Egypt is not only in the spotlight for discoveries or gas production; we are now considered the hub for power.


A new mindset

June 20, 2019

TOGY talks to Khaled Kamel, vice-president Power Systems Business unit for Schneider Electric Egypt, North East Africa & Levant Cluster, about the company’s involvement in major projects such as the Zohr field development and LNG facilities, as well as Egypt’s progress towards becoming a regional energy hub. Schneider Electric is a multinational specialising in energy management and automation solutions.

Do you see the success of the Zohr field as a model to be replicated elsewhere?
If we speak about Noor for instance, then definitely. We will be the preferred supplier for Eni and Saipem to replicate what we did in Zohr, if they’re successful in Noor, which has not materialised yet. It’s still a work in progress, but we’ve already heard from Eni about replicating what we did in Zohr in Noor. I think this could be done. We have six concessions under tender in the Red Sea right now, plus the area near Zohr, where the tender was already launched.
I believe that oil and gas – mainly gas – will be the future of this country, and definitely with the experience that we’ve gained from the last two projects (Zohr and West Nile Delta), it will be a target for us. That is not only true for Schneider Electric Egypt; it’s true for Schneider Electric worldwide. We have support from our colleagues in France and Italy, from the process automation team. I think this will be a target that everyone is looking at from this day onward. We’ve even started to be a part of the oil and gas community, which was not the case before. Now there’s a totally different mindset.

What are the most attractive investment areas for the private sector?
The government has recently started to repay arrears, so IOCs decided to return to Egypt. I think the private sector will be mainly focused on petrochemicals. For exploration, it will take some time. Maybe service or drilling companies will increase activities, but under the umbrella of international companies such as ExxonMobil or Shell.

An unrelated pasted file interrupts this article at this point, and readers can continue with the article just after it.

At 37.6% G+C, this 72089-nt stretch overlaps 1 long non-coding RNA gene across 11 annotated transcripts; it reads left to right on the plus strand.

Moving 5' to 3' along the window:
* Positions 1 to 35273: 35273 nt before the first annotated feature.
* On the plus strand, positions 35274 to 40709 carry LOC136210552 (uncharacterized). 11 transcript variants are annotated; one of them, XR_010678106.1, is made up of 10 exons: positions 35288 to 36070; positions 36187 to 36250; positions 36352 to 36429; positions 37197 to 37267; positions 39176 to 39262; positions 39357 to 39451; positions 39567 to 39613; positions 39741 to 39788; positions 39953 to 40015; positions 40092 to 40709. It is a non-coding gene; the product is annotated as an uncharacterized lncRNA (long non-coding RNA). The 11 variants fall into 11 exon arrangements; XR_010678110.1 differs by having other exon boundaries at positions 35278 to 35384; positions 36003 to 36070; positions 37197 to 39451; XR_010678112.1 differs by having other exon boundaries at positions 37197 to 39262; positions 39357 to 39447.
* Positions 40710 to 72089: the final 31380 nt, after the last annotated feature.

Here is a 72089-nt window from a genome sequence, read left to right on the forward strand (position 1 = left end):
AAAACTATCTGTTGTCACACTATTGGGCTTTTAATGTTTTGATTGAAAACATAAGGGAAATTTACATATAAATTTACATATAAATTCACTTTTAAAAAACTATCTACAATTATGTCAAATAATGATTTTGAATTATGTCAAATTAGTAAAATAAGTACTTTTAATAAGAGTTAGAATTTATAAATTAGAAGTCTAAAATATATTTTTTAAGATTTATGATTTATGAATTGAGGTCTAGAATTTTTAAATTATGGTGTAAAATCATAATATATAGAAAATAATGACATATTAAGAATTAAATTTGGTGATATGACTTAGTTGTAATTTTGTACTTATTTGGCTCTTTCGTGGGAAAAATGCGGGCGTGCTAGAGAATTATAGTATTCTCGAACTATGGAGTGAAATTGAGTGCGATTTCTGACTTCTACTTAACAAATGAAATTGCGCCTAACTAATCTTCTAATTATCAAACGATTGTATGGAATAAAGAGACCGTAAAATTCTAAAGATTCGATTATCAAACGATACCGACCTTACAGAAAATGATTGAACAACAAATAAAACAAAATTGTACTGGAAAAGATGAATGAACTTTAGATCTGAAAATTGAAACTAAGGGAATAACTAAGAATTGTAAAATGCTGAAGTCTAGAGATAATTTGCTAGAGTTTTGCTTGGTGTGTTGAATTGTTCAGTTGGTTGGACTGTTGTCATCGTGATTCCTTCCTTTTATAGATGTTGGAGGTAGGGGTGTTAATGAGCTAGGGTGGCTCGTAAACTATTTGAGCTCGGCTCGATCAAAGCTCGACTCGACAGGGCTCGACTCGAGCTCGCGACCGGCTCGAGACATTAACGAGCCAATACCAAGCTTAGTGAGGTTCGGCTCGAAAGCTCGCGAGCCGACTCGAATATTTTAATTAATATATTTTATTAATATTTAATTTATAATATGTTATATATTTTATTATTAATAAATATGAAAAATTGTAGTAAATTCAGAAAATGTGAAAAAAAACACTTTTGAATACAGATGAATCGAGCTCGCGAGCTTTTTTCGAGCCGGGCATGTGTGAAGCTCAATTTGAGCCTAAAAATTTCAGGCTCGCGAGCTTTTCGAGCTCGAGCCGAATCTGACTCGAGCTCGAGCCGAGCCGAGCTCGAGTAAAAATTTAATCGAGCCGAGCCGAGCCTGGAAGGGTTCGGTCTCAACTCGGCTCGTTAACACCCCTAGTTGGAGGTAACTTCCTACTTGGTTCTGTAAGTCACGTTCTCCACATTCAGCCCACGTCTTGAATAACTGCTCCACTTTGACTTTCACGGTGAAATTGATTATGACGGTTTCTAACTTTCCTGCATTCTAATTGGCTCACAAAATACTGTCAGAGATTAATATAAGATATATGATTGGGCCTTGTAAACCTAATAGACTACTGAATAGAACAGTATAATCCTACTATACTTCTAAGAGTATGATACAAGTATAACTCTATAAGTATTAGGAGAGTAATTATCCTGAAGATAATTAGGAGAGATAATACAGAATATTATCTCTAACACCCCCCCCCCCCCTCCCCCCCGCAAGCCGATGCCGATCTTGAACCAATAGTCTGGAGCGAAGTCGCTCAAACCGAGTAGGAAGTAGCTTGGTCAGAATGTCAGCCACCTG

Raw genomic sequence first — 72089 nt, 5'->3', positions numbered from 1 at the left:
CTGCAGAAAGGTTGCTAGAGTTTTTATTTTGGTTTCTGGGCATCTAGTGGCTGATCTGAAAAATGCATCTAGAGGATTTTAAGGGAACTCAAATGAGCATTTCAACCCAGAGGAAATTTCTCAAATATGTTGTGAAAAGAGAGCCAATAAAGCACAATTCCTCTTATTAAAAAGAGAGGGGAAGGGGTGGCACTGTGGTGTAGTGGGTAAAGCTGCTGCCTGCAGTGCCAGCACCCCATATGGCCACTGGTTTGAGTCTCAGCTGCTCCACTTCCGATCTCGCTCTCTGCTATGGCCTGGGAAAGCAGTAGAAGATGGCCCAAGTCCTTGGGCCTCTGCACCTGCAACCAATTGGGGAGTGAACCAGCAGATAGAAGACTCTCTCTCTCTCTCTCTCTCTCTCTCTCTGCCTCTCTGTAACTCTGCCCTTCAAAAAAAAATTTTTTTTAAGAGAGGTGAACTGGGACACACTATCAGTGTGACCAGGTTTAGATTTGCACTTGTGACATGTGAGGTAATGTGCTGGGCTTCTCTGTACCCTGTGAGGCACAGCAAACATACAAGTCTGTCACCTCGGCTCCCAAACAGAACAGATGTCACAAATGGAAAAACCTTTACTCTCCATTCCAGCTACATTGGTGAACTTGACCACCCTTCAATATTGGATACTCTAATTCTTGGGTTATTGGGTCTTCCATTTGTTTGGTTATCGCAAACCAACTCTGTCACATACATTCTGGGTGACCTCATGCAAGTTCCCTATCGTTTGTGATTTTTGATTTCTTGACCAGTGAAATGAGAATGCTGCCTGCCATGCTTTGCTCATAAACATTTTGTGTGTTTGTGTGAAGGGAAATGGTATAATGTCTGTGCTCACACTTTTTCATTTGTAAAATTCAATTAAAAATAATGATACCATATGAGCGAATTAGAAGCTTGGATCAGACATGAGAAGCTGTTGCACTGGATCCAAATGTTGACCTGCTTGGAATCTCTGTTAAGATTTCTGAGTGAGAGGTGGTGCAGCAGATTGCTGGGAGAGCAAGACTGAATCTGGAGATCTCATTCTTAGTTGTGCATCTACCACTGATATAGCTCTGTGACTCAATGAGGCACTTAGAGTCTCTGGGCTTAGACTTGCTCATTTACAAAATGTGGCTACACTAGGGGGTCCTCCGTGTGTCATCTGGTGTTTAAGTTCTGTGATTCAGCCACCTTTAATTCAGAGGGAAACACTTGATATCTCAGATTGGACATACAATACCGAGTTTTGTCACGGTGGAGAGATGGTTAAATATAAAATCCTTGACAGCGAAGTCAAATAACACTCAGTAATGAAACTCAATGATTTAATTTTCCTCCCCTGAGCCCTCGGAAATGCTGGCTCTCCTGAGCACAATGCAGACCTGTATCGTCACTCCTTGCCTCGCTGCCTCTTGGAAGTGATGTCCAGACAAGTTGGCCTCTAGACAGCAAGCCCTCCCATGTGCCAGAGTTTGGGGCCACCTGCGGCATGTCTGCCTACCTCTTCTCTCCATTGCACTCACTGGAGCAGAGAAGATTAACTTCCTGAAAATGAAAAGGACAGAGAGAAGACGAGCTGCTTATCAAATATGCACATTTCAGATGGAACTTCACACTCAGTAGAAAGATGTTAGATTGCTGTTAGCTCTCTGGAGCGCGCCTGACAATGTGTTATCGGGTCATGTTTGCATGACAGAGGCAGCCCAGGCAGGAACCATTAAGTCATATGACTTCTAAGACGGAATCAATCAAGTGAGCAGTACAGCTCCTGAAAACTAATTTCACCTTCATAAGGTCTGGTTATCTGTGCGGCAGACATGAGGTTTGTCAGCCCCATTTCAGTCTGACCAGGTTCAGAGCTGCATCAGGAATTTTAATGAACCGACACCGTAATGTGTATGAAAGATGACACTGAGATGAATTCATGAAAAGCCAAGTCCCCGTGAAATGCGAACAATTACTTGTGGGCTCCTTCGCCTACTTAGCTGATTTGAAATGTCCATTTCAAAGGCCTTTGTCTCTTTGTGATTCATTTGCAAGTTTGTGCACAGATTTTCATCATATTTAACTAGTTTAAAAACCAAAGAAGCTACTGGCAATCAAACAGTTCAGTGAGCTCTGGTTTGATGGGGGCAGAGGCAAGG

What is the potential for Egypt to be a regional energy hub?
Egypt is not only in the spotlight for discoveries or gas production; we are now considered the hub for power. We have two big LNG plants. We are the only country that has these facilities already available in the region. With recent political developments with Cyprus, Greece, Israel or Lebanon, all their production will come in and be liquefied in Egypt, and then they’ll ship it to Europe. We already started to export from here in April. This is the future of Egypt.
We reached an agreement with Israel so that the Leviathan field’s production will be liquefied in Egypt. There already exists a pipeline, which we used to export gas to Israel. Now they will use it in the other direction to send the gas here to be liquefied, and then send it to Europe. This is done through private companies. It’s not always the government in front.
International companies have now started to look at Egypt not only as an exploration or production country; it’s more than that. It became the hub for the liquefaction of gas and sending it to Europe. Even Eni is changing their main facilities to be in Egypt. They have stated that 60% of their international business comes from Egypt right now.
Most of the big companies have started to think of Egypt as the energy hub for Europe. This is a new era. It’s not only that production is going well – we’ll be one of the biggest gas producers very soon. The issue is how to liquefy this gas.
To build what we already have in Egypt, you need four years and USD 10 billion. We have the infrastructure, but for the last four years, it was empty. They have started to build a storage area beside it to acquire all the gas from Israel, Cyprus, Greece and so on. We started working with them on the storage facility. These two LNG facilities were done by Schneider Electric a long time ago, and we were the suppliers.


What is your forecast for the refining sector?
Now we even have some agreements with Iraq and Kuwait to refine part of their oil here. As the refineries in Iraq were damaged, they need assistance.
We will probably have another agreement with Libya. They will use Egypt as a hub until they return to their normal speed, which will take time. All the refineries there need to be renovated, and some need to be demolished and built from scratch. Many different countries are looking to Egypt to become a hub.